With more than $7 billion up for grabs, there's no shortage of parties looking to cash in.
The federal government plans to spend $7.2 billion in stimulus funds to expand broadband access -- not surprisingly, there's plenty of debate over where the money should go.
President Obama approved the spending through the American Recovery and Reinvestment Act and urged agencies to move as quickly as possible to put the funds to use. The Federal Communications Commission must still come up with definitions and parameters that will help determine allocations.
The National Telecommunications and Information Administration and the Department of Agriculture must also draft guidelines for the types of projects they will fund, while adhering to government rules that require waiting periods for public input. Eligibility guidelines will be released within two months, and officials said they hope to release the first of three portions of the funds by summer.
Last month, the FCC, the NTIA, and the Agriculture Department issued public notices seeking input until April 13 and held a series of hearings on the issue. Bart Forbes, public affairs officer for the NTIA, said that about 3,000 people had responded by April 3. Forbes said he could not provide any details about the NTIA's plans for spending about $4.7 billion or the direction it will take because it's too early in the process.
An official with the Department of Agriculture's Rural Utilities Service indicated that broadband programs created with its $2.5 billion in stimulus funds would likely be open to a wider variety of groups than those funded through existing programs.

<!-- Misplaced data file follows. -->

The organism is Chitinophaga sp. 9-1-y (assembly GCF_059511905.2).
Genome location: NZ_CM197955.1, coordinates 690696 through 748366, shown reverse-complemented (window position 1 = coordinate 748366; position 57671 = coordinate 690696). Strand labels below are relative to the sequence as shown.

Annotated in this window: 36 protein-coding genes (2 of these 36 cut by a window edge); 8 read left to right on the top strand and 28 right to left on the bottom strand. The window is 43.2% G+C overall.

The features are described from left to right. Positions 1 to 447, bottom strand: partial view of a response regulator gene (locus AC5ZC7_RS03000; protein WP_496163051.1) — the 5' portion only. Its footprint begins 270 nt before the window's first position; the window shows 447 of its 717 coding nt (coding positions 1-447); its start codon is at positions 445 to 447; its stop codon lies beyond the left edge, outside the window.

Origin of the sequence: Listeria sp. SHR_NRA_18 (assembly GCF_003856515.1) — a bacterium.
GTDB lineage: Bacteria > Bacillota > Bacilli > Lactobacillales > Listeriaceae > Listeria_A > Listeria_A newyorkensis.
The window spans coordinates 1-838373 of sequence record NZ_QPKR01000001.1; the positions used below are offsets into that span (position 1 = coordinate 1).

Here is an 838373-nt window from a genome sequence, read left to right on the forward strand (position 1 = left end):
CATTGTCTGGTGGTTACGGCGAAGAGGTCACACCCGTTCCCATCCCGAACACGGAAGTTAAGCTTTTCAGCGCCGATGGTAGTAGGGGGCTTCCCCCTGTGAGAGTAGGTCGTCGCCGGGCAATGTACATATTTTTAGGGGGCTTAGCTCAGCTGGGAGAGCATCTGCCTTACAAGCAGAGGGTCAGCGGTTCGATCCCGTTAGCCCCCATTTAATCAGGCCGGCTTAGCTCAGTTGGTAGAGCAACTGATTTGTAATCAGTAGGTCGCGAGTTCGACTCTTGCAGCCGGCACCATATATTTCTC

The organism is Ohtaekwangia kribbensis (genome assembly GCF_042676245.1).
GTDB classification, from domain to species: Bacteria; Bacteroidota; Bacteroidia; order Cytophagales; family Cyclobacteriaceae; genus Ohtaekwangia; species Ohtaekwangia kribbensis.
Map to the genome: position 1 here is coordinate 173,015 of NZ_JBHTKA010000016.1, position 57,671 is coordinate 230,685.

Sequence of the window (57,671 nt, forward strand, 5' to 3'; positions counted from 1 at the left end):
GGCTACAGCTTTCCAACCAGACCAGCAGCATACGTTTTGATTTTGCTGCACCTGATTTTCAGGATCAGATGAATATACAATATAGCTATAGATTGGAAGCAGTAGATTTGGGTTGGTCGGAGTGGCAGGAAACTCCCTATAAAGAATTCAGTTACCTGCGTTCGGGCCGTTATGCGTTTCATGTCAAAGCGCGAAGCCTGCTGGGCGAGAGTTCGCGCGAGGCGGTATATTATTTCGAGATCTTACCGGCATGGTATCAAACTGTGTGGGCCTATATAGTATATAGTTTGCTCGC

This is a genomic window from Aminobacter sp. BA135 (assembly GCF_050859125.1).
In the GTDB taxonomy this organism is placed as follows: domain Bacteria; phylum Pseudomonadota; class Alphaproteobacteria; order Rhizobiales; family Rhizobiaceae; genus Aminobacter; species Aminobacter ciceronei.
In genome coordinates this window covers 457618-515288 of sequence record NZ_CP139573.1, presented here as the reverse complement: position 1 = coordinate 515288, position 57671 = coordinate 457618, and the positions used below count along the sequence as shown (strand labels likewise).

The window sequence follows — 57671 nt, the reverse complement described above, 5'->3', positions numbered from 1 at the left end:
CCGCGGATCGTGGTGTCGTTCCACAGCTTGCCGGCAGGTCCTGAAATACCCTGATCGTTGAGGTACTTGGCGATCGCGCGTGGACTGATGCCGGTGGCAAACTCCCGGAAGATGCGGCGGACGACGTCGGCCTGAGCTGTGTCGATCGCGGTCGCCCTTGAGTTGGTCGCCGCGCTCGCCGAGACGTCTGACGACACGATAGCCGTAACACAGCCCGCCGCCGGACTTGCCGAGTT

Carly Fiorina, former Hewlett-Packard CEO and current chair of the board of directors for the Technology Policy Institute, said in a conference call with reporters that she finds it encouraging that Congress is spending substantial amounts of money on broadband infrastructure.
"We know from experience that simply throwing money at technology is not a solution," she said. "We should think about spending it wisely and making sure we actually achieve the goal, which is that we have 21st century infrastructure."
The FCC has given every indication that it will stress the importance of allowing competition and the need for carriers to manage traffic neutrally, regardless of the content or its source. Several large telecommunications companies oppose such "network neutrality" provisions, saying it goes against free-market principles and hampers their ability to raise money for expansion.
Despite rumors that Verizon and AT&T may not participate in stimulus programs because of potential restrictions and requirements, a Verizon spokesman indicated that his company has not made a decision yet.
"Whether we participate in a specific government program or not, our intent is to do our part, and to work cooperatively with governments, nonprofits, and others to ensure that next-generation ultrafast and mobile broadband become ubiquitous," he said.
Either way, "Verizon is playing a significant role in stimulating the economy and deploying broadband," he said.
Verizon has invested $50 billion in technology infrastructure in three years, first through its high-speed FiOS network and now through developing a new 4G wireless LTE network. FiOS served 13 million homes last year.
If Verizon does apply for funds, it's more likely to go through the NTIA, which is likely to offer matching grants. Even if the Department of Agriculture favors prior grant recipients and Verizon would not qualify, large carriers such as Verizon could benefit from those funds if they're asked to lay the infrastructure for smaller providers.
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